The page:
I guess I am not disputing Churchill’s claim about teaching evaluations, at least not exactly. But I will say that at the two places where I worked, teaching evaluations played a part in the tenure/review process, but playing a bigger part were things like teaching observations, the professor’s syllabus, etc., etc.

    Anyway, I don’t think teaching evaluations by students are useful by themselves because there is absolutely no way any teacher can please all students. I used to joke about this but I think it’s true: I could show up to a class of 24 students with a case of beer every day, and I’d have a lot of students who would be happy with that. But I’d also have a lot of students who would be simply outraged that I would bring beer, some students who would be pretty annoyed that there was only one beer, some students would really want things like “hard lemonade,” etc.

    I think student evaluations can be useful as *part* of the mix. But, IMO, schools that just use bubble test evaluations are making a pretty crude evaluation of their faculty’s abilities to teach.

    And I stand by my original point: being a grade fairy is not going to automatically make your student’s evaluations a whole lot better.

  4. Sam Kleinman says:

    She said “After I returned that set of papers, the class dynamic didn’t seem to change, as it had in other years when I had handed back a slew of C’s. It even seemed to improve, as if the whole class had breathed a collective sigh of relief.”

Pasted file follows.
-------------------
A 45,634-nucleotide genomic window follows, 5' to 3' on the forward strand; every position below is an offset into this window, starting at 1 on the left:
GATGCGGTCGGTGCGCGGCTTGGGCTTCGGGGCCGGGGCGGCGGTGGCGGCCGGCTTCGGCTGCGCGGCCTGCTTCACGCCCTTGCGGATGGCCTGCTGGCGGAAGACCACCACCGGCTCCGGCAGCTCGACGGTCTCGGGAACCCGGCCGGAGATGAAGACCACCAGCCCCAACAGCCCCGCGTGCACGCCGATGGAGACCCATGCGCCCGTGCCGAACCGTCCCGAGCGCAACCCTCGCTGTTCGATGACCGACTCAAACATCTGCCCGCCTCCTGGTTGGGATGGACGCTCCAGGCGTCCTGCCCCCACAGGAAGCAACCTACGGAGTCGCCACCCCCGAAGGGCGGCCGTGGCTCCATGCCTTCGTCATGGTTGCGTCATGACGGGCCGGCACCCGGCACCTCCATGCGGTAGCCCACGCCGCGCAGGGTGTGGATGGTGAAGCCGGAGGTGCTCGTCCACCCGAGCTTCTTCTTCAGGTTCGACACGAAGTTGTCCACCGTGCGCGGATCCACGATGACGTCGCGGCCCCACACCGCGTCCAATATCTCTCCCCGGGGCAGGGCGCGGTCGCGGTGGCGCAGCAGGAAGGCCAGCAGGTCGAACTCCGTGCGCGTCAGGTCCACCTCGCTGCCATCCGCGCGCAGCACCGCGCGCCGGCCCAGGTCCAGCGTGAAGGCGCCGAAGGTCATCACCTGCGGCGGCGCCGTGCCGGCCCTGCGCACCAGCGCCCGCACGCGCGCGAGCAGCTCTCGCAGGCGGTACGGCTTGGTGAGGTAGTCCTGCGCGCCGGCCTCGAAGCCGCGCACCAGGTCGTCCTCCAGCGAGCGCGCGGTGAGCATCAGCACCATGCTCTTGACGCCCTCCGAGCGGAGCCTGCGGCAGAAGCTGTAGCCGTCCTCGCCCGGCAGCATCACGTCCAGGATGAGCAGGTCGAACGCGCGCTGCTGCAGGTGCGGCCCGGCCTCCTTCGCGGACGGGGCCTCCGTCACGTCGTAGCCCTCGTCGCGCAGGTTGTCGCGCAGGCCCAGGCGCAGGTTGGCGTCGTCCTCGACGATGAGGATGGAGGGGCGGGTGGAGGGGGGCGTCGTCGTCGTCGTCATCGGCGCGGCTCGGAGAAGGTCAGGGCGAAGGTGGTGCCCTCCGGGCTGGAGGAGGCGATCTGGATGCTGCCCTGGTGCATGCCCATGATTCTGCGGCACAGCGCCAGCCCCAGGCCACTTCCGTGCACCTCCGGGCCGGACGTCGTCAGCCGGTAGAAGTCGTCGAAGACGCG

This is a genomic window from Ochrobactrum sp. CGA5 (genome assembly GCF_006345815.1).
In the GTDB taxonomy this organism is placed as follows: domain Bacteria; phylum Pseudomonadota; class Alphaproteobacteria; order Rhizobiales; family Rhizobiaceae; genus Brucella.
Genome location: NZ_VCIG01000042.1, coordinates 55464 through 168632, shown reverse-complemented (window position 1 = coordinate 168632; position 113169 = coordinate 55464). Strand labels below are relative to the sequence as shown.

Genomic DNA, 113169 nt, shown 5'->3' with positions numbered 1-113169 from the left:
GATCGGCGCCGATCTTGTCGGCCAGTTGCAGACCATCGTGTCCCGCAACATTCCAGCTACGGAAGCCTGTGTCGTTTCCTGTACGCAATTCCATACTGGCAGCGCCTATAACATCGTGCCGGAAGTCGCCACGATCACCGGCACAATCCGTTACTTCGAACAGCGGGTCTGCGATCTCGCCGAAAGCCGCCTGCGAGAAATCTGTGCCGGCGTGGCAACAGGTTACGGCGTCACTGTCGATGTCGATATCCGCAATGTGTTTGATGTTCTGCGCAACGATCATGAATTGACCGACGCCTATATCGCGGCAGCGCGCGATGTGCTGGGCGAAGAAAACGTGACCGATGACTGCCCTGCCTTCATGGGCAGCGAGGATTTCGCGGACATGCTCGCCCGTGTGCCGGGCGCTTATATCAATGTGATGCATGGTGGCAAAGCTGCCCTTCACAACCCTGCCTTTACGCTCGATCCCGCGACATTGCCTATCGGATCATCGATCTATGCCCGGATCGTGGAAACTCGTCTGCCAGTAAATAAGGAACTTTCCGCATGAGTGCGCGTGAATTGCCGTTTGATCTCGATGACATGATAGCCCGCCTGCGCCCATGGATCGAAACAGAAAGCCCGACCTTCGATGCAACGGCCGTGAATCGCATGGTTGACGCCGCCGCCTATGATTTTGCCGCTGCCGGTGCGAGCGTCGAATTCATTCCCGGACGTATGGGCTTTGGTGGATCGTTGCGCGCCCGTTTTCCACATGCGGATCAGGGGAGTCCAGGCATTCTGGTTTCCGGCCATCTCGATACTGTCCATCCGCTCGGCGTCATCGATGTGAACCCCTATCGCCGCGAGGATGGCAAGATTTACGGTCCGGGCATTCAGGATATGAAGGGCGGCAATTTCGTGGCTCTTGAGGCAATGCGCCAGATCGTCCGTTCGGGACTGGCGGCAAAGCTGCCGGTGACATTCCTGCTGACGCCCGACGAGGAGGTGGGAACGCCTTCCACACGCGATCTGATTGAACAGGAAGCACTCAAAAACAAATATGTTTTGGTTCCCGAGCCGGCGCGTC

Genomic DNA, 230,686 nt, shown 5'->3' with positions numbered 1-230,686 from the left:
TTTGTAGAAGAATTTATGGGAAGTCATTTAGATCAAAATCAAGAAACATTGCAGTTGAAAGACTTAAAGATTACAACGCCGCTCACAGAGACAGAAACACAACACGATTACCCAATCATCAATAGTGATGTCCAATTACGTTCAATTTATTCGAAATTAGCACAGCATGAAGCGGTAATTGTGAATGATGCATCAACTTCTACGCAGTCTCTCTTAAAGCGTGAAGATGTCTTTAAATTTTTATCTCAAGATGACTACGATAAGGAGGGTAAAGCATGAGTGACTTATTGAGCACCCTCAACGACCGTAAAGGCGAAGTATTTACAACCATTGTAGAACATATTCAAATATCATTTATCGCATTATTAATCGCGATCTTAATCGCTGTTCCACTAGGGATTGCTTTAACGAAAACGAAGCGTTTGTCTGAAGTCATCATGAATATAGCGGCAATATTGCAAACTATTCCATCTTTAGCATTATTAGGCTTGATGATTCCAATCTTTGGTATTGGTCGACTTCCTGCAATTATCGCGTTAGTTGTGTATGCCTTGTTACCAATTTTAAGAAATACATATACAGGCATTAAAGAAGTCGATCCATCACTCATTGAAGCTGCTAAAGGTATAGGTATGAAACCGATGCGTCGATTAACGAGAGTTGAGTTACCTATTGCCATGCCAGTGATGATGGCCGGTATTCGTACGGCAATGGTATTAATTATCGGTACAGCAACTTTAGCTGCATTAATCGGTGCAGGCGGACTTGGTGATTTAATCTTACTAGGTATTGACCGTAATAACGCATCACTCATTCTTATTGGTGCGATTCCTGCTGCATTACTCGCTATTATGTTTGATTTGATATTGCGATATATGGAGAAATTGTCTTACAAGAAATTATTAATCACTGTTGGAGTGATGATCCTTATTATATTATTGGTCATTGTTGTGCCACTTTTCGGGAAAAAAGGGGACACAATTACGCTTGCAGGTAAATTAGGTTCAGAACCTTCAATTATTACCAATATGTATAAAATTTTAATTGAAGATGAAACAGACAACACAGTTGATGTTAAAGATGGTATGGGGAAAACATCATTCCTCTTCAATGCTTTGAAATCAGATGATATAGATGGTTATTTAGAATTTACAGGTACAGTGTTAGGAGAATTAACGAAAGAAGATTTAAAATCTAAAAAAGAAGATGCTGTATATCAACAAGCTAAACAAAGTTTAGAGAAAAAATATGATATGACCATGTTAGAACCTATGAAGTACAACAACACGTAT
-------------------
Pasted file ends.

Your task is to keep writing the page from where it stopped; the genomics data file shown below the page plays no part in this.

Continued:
that strikes me as a positive effect. While this might not be the case in an intro level case, it strikes me that students, who are more comfortable, and know that they are less likely to get burned for taking academic risks, and exparimenting. Again, it depends on you’re pedagogical goals, but I could be helpful in some situations to make students comfortable (without making them complacent).

    I think that if students know that you “want” the grades to be distributed normally, it can go a long way to take away agency and could have negative effects on student performance or particpation. That’s not an argument for grade inflation, but a big point against the notion that student’s learning and performance can be assesed on a four or five point scale, which in some cases might be effectively 3 points. (12 if you count half steps, 8 if you count half grades but Ds and Fs as the same thing, and so forth.)